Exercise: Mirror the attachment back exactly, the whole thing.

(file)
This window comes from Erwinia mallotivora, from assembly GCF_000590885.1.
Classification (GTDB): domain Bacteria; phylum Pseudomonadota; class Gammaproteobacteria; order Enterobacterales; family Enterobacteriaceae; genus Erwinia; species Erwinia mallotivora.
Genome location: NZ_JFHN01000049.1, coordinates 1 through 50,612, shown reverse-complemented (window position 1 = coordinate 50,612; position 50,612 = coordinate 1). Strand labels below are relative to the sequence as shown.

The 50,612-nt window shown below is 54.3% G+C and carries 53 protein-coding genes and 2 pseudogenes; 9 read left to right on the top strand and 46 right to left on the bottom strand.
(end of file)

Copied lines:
This window comes from Erwinia mallotivora, from assembly GCF_000590885.1.
Classification (GTDB): domain Bacteria; phylum Pseudomonadota; class Gammaproteobacteria; order Enterobacterales; family Enterobacteriaceae; genus Erwinia; species Erwinia mallotivora.
Genome location: NZ_JFHN01000049.1, coordinates 1 through 50,612, shown reverse-complemented (window position 1 = coordinate 50,612; position 50,612 = coordinate 1). Strand labels below are relative to the sequence as shown.

The 50,612-nt window shown below is 54.3% G+C and carries 53 protein-coding genes and 2 pseudogenes; 9 read left to right on the top strand and 46 right to left on the bottom strand.